By Roy Mabasa
In 1970 137 Filipino teachers traveled to Ethiopia to answer that African nation’s need for educators.
Upon their arrival in that country, they were immediately dispersed to the remotest areas to teach young Ethiopians. Little did these Filipino teachers know that their efforts and sacrifices will make a huge impact on the Ethiopian education system.
Nearly 50 years later, the legacy and inspiring work of these pioneering Filipino teachers is being recognized.
Just recently, a commemorative book on the story of these Filipino teachers was launched as a culminating event in the celebration of the 40th year of the formal establishment of Philippine-Ethiopia diplomatic relations.
Entitled “Filipino Footprints in Africa: The Pioneering Mission of Filipino Teachers in Ethiopia,” a copy of this book was presented to Ambassador Shiferaw Jarso, nonresident Ambassador of Ethiopia to the Philippines, by Undersecretary Ernesto Abella during the latter’s visit to the Philippines at the Department of Foreign Affairs (DFA).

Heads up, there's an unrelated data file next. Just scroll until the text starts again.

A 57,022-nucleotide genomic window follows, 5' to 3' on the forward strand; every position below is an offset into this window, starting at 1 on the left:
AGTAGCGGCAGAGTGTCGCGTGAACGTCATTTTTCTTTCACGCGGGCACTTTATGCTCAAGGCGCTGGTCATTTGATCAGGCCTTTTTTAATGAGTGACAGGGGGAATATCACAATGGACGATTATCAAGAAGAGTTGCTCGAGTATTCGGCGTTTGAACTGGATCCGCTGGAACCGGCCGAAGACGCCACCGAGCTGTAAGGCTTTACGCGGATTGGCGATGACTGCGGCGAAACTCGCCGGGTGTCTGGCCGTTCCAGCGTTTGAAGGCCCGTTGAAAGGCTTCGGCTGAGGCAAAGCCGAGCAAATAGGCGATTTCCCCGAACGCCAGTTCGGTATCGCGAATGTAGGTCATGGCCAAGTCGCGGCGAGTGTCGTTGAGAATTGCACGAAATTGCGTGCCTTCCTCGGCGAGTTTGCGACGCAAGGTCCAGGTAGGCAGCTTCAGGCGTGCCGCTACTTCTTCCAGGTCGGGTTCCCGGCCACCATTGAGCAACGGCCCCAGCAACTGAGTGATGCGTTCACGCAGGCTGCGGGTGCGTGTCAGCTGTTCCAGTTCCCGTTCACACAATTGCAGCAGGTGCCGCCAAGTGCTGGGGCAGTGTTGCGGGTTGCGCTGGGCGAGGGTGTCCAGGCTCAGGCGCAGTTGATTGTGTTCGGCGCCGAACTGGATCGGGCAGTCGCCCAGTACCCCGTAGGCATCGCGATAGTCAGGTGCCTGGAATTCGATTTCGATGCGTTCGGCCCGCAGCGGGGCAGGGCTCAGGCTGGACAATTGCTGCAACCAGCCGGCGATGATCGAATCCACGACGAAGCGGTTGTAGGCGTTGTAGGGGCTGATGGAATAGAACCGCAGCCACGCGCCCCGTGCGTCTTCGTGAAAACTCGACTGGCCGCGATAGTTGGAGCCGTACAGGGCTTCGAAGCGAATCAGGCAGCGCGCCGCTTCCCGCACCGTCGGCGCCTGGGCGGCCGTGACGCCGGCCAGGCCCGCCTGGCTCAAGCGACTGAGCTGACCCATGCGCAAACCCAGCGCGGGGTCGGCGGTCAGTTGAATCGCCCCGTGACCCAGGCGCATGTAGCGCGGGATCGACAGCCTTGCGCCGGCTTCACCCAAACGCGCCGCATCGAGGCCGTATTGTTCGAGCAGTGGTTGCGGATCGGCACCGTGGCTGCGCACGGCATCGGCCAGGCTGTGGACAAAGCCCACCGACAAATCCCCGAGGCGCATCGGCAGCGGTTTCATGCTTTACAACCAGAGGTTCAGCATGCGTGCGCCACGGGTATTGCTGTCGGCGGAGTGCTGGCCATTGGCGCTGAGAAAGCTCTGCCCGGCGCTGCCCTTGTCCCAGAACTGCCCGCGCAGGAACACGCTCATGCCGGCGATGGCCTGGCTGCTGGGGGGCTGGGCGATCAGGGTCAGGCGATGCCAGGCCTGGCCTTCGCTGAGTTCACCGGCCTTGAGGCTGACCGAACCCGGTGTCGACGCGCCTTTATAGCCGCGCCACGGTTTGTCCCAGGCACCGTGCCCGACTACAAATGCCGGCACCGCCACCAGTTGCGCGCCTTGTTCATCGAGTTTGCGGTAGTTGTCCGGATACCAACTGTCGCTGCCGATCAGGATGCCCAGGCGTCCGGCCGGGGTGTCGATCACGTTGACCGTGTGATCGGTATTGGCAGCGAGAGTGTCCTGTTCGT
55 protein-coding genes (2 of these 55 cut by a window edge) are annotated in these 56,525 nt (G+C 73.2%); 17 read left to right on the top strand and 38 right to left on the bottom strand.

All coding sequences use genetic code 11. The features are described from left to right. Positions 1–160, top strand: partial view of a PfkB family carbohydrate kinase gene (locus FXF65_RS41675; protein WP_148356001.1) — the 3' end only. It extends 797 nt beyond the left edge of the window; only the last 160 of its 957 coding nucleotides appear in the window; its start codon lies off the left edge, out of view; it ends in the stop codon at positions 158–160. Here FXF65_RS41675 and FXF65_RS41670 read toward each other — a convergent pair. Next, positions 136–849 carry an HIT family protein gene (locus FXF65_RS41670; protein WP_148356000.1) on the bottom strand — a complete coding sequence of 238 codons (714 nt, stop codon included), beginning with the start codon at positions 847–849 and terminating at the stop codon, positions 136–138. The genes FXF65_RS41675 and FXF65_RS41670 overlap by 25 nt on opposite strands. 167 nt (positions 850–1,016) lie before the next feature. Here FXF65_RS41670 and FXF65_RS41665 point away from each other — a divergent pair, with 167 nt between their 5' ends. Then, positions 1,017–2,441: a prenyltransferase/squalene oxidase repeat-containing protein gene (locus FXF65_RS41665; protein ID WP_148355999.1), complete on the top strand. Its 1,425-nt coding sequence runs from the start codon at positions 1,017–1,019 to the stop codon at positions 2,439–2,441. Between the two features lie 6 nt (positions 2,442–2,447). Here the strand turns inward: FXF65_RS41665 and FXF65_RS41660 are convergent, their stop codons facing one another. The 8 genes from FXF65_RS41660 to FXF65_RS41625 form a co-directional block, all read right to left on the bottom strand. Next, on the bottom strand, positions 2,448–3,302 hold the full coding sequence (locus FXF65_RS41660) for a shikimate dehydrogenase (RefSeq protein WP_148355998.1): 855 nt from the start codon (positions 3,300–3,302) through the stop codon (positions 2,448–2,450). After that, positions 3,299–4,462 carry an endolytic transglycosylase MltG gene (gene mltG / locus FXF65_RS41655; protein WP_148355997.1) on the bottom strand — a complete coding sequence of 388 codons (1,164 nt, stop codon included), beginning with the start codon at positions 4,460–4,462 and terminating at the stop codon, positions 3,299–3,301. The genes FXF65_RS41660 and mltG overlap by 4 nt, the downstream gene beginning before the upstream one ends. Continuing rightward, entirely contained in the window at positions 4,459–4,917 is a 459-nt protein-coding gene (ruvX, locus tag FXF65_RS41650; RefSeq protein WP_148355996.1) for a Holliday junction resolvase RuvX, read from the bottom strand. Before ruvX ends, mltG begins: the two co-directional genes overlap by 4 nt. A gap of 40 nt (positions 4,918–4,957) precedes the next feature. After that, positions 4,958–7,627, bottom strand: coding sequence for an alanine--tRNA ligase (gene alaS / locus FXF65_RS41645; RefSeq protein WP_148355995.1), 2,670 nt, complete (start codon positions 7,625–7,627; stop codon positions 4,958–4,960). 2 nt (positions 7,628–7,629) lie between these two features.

Jarso, himself, felt personal nostalgia during the presentation recalling that he was a student of Narciso Gabriel, one of the 137 teachers. He credited his Filipino teacher for his decision to pursue his university education.
The book, published by the Office of Middle East and African Affairs of the DFA, will be distributed among government agencies and diplomatic missions in Addis Ababa as well as the various Philippine schools where the 137 teachers taught prior to going to Ethiopia.
Philippine-Ethiopia diplomatic relations were established on February 7, 1977.